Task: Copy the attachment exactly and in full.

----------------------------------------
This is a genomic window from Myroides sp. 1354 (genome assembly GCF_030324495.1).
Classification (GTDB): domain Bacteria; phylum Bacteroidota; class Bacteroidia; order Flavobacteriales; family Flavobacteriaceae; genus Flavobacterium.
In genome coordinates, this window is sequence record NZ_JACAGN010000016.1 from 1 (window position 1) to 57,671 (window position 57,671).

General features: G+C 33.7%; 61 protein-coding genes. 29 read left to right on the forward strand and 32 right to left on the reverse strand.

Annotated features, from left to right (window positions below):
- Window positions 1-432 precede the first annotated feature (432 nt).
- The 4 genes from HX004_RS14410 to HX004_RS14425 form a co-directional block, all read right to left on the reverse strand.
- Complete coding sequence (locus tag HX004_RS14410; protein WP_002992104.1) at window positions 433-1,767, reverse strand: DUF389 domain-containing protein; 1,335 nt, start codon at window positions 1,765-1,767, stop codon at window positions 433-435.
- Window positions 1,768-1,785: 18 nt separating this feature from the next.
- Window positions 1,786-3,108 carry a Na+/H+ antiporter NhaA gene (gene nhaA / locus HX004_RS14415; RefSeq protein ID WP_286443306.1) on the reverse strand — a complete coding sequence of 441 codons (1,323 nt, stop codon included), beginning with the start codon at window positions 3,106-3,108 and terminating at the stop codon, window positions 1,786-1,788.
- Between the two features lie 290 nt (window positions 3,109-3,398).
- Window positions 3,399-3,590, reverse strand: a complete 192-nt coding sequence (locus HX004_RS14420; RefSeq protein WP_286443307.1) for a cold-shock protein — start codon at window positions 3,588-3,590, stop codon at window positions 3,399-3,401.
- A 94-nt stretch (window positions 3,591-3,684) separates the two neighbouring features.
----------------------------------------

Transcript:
This is a genomic window from Myroides sp. 1354 (genome assembly GCF_030324495.1).
Classification (GTDB): domain Bacteria; phylum Bacteroidota; class Bacteroidia; order Flavobacteriales; family Flavobacteriaceae; genus Flavobacterium.
In genome coordinates, this window is sequence record NZ_JACAGN010000016.1 from 1 (window position 1) to 57,671 (window position 57,671).

General features: G+C 33.7%; 61 protein-coding genes. 29 read left to right on the forward strand and 32 right to left on the reverse strand.

Annotated features, from left to right (window positions below):
- Window positions 1-432 precede the first annotated feature (432 nt).
- The 4 genes from HX004_RS14410 to HX004_RS14425 form a co-directional block, all read right to left on the reverse strand.
- Complete coding sequence (locus tag HX004_RS14410; protein WP_002992104.1) at window positions 433-1,767, reverse strand: DUF389 domain-containing protein; 1,335 nt, start codon at window positions 1,765-1,767, stop codon at window positions 433-435.
- Window positions 1,768-1,785: 18 nt separating this feature from the next.
- Window positions 1,786-3,108 carry a Na+/H+ antiporter NhaA gene (gene nhaA / locus HX004_RS14415; RefSeq protein ID WP_286443306.1) on the reverse strand — a complete coding sequence of 441 codons (1,323 nt, stop codon included), beginning with the start codon at window positions 3,106-3,108 and terminating at the stop codon, window positions 1,786-1,788.
- Between the two features lie 290 nt (window positions 3,109-3,398).
- Window positions 3,399-3,590, reverse strand: a complete 192-nt coding sequence (locus HX004_RS14420; RefSeq protein WP_286443307.1) for a cold-shock protein — start codon at window positions 3,588-3,590, stop codon at window positions 3,399-3,401.
- A 94-nt stretch (window positions 3,591-3,684) separates the two neighbouring features.